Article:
The emergence of the pandemic and all subsequent restrictions that ensued as the local government attempted to control the spread of the virus, accelerated the development of e-commerce in Portugal, with sales increasing in 2020 at levels that most players traditionally expected to achieve over the course of four or five years. Many national companies were forced to turn digital to support sales that were severely impacted by restrictions on trading and lack of footfall in their physical stores in order to survive.
The pandemic accelerated e-commerce’s penetration and brought Portugal more in line with Europe. The market expanded, leading to greater opportunities.
With the limitations that the pandemic imposed on the physical shopping experience, retailers have had to reduce face-to-face customer support. It is for this reason that an increasing number of companies have embraced chatbot and personal assistant technologies.
In line with the further penetration of e-commerce within retailing and predictions for double-digit value growth (at constant 2021 prices) over the forecast period, it would appear that consumer expectations both for delivery times as well as services will continue to increase, as they search for faster and at times, same-day deliveries and services that they perceive to offer specific value. In a highly dynamic channel, logistics will be increasingly important in defining successful players.
The pandemic has sparked a digital revolution in Portuguese retailing with many players entering the channel and many consumers experiencing online shopping for the first time as they were unable to visit non-essential stores for some periods during the pandemic. This will substantially expand e-commerce’s penetration in the coming years.
As e-commerce continues to evolve, partnerships and players with a presence on an online marketplace are likely to further grow, with the latter becoming important sales vehicles, and not only for smaller players. Worten and Fnac are likely to remain two of the most popular marketplaces for national companies to utilise to ensure a greater consumer reach.
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Sales of consumer goods to the general public via the Internet. Please note that this includes sales through mobile phones and tablets (i.e. m-commerce). E-commerce includes sales generated through pure e-commerce websites and through sites operated by store-based retailers. Sales data is attributed to the country where the consumer is based, rather than where the retailer is based. The definition of e-commerce is agnostic as to where actual payment takes place; if an order is initiated online, it is considered to be an e-commerce transaction, even if the order is ultimately paid for in-store (or elsewhere). As a result, all ‘click-and-collect’ and ‘collect-at-store’ transactions are counted as e-commerce sales. E-commerce excludes sales of: (a) Consumer-to-consumer (C2C) and business-to-business (B2B) sales, although please note that sales between businesses and consumers (i.e. B2C sales) on sites such as eBay are included; (b) Sales of motor vehicles, motorcycles and vehicle parts; (c) Tickets for events (sports, music concerts, etc.) and travel; (d) Sales of travel and holiday packages; (e) Revenue generated by online gambling sites; (f) Returned products/unpaid invoices; and (h) Internet sales from direct selling companies, as these are tracked in Direct Selling market size/shares. Example e-commerce brands include Amazon.com, Zappos.com, Apple.com, iTunes, Rakuten, Tesco.com, Dell.com, Coles Online, etc. 3rd Party Merchant sales through online marketplaces, such as Amazon.com, eBay.com and Walmart.com, are included and split out in shares. 3rd party merchants are the summation of sales that come from businesses that are present on an online marketplace (e.g. Amazon, Alibaba). Marketplaces are websites that allow multiple merchants to sell on the marketplace website, with the marketplace operator processing the transactions, but many marketplaces provide offer other services as to help with shipping, handling, payment, and product storage. The marketplace is not the merchant of record legally, but for the sake of shares, sales from 3rd part merchants are attributed to the marketplace brand operator.See All of Our Definitions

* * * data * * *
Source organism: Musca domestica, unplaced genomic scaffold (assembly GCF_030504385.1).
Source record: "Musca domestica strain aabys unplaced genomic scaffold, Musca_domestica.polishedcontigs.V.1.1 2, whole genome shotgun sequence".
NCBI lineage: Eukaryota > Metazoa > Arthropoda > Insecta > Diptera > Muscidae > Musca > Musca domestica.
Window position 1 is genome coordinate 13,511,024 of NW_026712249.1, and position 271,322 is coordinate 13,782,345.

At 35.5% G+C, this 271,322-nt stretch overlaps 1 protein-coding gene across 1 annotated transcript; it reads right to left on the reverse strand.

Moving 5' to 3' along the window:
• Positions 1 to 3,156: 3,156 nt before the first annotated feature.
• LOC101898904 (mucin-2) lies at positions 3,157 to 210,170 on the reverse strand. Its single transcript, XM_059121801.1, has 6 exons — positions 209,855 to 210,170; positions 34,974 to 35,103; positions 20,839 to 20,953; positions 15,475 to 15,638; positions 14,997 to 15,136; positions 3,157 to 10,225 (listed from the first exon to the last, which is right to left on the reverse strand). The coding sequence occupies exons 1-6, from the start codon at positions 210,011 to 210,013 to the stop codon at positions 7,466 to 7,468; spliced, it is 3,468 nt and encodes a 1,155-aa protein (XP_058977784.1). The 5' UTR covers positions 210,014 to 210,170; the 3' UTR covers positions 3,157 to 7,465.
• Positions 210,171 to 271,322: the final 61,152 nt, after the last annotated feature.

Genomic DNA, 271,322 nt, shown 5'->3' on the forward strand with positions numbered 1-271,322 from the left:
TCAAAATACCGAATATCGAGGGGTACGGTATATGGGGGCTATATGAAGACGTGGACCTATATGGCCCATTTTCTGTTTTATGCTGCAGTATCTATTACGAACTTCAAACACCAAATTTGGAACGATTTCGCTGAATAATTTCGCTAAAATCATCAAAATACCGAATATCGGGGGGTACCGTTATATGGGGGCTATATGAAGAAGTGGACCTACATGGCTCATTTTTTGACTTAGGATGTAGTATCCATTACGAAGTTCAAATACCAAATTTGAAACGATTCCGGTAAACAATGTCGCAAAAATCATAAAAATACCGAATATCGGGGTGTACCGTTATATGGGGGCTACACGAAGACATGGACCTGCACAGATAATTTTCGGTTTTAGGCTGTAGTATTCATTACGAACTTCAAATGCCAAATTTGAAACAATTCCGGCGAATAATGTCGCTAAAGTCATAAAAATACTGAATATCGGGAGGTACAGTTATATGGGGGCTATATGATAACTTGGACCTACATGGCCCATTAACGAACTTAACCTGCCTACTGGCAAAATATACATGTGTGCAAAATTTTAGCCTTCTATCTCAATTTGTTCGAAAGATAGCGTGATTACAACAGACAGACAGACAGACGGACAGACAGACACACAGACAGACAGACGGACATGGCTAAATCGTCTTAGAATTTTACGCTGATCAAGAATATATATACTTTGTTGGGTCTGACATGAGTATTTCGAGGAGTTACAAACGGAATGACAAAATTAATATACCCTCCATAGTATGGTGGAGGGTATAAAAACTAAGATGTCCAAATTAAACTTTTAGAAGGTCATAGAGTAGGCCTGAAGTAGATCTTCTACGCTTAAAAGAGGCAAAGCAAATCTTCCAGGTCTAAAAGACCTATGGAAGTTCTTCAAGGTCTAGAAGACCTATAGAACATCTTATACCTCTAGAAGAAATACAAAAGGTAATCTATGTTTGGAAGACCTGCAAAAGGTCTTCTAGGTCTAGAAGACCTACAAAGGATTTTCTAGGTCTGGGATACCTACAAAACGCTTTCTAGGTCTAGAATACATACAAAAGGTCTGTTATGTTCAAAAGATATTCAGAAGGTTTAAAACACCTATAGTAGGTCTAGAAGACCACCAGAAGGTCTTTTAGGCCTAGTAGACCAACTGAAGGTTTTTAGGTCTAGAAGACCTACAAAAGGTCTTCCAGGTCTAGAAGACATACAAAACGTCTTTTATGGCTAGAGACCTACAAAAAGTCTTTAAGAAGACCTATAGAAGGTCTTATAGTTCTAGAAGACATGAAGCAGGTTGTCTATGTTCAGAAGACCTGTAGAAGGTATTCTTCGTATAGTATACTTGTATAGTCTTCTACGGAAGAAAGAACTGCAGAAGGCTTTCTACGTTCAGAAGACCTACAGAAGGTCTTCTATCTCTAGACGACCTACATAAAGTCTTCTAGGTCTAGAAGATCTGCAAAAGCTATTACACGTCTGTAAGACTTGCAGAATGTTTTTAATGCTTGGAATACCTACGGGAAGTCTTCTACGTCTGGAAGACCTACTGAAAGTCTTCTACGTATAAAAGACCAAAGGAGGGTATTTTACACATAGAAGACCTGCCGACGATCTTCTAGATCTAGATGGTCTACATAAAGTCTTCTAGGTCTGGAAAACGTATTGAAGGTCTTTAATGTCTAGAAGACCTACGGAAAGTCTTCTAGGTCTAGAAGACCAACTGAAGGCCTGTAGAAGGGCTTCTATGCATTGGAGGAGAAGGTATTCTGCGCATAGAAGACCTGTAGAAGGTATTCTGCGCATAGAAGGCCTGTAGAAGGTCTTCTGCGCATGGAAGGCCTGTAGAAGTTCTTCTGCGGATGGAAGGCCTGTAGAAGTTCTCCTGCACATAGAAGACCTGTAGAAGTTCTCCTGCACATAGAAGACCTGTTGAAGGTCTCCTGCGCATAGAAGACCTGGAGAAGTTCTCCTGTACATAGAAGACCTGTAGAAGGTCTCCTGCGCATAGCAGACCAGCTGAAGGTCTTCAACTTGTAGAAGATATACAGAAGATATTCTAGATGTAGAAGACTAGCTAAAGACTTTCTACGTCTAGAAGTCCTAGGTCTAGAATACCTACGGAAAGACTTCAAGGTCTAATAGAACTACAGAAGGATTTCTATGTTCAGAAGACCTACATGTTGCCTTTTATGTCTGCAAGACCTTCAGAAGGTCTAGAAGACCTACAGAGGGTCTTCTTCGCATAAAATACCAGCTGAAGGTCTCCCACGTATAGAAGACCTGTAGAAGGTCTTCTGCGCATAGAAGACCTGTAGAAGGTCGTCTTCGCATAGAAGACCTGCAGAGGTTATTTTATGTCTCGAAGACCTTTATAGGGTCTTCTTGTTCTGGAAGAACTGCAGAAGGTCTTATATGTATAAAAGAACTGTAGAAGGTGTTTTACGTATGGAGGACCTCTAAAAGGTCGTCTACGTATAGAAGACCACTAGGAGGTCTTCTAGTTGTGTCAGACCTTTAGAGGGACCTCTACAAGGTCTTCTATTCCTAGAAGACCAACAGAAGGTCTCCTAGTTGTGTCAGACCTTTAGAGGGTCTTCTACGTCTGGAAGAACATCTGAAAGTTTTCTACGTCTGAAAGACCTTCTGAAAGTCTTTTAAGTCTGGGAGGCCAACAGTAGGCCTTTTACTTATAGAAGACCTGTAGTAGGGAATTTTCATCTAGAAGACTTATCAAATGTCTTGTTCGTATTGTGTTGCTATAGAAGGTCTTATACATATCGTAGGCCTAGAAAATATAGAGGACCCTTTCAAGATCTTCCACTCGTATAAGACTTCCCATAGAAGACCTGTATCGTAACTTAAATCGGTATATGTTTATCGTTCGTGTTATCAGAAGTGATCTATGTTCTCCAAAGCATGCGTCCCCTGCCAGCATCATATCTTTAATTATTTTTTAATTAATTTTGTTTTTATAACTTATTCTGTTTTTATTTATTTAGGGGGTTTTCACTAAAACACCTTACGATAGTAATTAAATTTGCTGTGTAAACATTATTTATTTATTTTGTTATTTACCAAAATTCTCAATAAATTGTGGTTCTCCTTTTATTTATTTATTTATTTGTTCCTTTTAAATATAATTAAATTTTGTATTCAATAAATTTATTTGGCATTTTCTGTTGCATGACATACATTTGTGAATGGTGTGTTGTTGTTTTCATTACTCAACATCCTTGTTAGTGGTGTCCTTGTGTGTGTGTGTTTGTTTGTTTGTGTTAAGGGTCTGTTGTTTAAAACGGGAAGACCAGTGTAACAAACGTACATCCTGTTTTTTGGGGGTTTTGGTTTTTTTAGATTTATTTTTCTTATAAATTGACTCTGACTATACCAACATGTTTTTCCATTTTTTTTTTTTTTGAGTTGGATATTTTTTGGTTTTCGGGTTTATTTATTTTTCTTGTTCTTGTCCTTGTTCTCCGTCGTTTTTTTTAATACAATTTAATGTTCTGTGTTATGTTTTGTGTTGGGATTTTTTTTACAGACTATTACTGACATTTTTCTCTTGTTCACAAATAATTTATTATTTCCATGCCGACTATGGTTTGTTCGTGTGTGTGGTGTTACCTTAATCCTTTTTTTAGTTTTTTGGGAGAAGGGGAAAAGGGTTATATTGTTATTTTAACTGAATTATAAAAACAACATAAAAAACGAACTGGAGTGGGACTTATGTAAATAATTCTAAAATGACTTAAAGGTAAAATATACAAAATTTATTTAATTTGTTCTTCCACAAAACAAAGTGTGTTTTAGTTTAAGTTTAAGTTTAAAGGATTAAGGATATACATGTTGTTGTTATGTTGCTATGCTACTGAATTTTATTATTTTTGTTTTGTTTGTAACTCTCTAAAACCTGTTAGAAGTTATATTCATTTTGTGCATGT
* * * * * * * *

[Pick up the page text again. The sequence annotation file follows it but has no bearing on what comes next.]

This report originates from Passport, our E-Commerce (Goods) research and analysis database.
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